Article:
But make no mistake – Designed to Lead is not your typical leadership book. While the authors do interact with current leadership literature, their primary aim is to see the fulfillment of the Great Commission. The authors add, “The locus of the Church is and must be Jesus and His finished work for us. The center of the Church must…

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Top Books of 2017

2017 was another great year for books.  Here are my top 10 in order.  Be sure to click on the titles to read a more detailed review.

Number 1: Steal Away Home – Matt Carter & Aaron Ivey

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Number 2: Covenant and God’s Purpose For the World – Thomas Schreiner

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Number 3: Biblical Doctrine: A Systematic Summary of Bible Truth – John MacArthur

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Number 4: The Story of Reality – Greg Koukl

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Number 5: The Imperfect Disciple: Grace for People Who Can’t Get Their Act Together – Jered Wilson

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Number 6: God the Son Incarnate  – Stephen Wellum

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Number 7: A Reader’s Guide to the Major Writings of Jonathan Edwards – Nathan Finn and Jeremy Kimble

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Number 8: The Gospel According to Paul – John MacArthur

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Number 9: Why We’re Protestant: An Introduction to the Five Solas of the Reformation – Nate Pickowicz

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Number 10: Long Before Luther – Nathan Busentiz

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Honorable Mention: House of Spies – Daniel Silva (no review)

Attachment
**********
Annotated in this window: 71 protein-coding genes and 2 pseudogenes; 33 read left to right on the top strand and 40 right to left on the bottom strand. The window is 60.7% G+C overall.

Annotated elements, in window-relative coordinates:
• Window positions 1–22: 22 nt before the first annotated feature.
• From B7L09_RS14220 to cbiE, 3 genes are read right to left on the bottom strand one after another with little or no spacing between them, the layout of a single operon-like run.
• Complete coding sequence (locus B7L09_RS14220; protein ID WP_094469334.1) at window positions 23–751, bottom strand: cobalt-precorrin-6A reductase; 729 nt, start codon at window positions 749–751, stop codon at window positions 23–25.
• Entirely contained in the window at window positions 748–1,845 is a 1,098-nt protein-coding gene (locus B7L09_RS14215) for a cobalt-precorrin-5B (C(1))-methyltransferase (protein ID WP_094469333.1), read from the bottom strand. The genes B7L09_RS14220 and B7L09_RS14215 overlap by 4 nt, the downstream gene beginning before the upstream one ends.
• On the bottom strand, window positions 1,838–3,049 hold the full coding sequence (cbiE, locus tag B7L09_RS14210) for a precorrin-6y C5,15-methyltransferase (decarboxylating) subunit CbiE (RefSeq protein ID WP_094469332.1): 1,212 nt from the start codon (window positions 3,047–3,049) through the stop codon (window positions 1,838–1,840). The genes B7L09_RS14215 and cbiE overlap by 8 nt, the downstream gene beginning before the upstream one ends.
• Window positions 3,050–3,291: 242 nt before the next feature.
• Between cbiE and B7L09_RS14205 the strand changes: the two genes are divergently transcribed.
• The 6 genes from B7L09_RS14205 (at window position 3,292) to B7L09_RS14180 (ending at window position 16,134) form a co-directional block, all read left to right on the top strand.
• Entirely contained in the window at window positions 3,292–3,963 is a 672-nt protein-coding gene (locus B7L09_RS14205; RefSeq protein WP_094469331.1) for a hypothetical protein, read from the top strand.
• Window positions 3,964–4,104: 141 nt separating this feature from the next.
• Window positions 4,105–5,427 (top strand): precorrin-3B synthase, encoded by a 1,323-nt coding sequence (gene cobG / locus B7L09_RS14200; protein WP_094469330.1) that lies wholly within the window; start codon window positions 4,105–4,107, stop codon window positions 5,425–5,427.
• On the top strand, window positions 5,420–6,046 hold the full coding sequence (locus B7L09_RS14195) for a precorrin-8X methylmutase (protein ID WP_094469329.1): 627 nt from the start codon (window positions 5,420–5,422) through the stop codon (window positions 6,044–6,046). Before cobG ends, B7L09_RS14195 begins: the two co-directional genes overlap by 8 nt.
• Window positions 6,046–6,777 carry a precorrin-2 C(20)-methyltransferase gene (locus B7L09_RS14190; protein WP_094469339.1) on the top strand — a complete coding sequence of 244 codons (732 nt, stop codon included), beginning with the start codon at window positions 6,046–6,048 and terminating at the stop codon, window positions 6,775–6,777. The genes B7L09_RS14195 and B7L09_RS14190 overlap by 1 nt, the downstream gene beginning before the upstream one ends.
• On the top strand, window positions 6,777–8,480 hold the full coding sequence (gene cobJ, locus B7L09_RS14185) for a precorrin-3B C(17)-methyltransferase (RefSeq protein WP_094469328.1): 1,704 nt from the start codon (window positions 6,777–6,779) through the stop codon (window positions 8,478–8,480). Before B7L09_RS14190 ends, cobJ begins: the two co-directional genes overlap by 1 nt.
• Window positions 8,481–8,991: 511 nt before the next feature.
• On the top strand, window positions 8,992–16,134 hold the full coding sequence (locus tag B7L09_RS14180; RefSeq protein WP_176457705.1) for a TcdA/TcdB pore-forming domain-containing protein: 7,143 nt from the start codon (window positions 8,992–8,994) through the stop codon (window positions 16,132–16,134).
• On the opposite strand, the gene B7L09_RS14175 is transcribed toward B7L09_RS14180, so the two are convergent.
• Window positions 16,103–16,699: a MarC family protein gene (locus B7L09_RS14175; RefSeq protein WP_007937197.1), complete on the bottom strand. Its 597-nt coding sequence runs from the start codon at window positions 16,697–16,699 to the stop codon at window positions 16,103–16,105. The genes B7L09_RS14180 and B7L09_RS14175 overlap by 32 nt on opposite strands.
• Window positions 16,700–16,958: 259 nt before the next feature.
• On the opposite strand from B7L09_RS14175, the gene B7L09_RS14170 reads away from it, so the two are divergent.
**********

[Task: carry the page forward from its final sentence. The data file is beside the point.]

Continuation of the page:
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Sinners in the Hands of a Loving God – Brian Zahnd (2017)

Veritas et Lux

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Brian Zahnd, Sinners in the Hands of a Loving God, Colorado Springs: Waterbrook, 2017, 210 pp. $10.19

COMMENDING JONATHAN EDWARDS

I will never forget a very special evening with a small group of Christ-followers at the McLean home.  My good friend, Don suggested that we read Sinners in the Hands of an Angry God by Jonathan Edwards in one sitting – on our knees.  And so a group of middle-aged adults gathered in Don’s living room alongside several children (whose knees were much more nimble) – and we read Edward’s classic sermon – on our knees.  It is a moment I will not soon forget.  We were humbled.  We were drawn into the very presence of God.  And like the 18th-century congregation in Enfield – we were cut to the quick.

Sinners in the Hands of an Angry God is not only one of the most well-known sermons in American…

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Truth Unhinged in Edinburgh Square

Veritas et Lux

My wife and I recently spent five days in Edinburgh, Scotland. While there is much to commend in this very beautiful city, it did not take long to realize that God is no longer welcome for many of the inhabitants there.

On the last evening in Edinburgh, I watched a young street preacher proclaiming the gospel from a makeshift podium on Royal Mile Street, which stands in the shadow of St. Giles Cathedral. Here, the mighty John Knox wielded the mighty sword of God’s Word, which brought reformation to Scotland in the sixteenth century. Knox prayed, “Give me Scotland or I will die,” demonstrating his great love for God and his countrymen.

However, the days of the Reformation are long gone in Scotland. The scoffs of the crowd which were directed at the street preacher bore witness to that:

“Who created God?” one man shouted. “What about the holocaust?” another…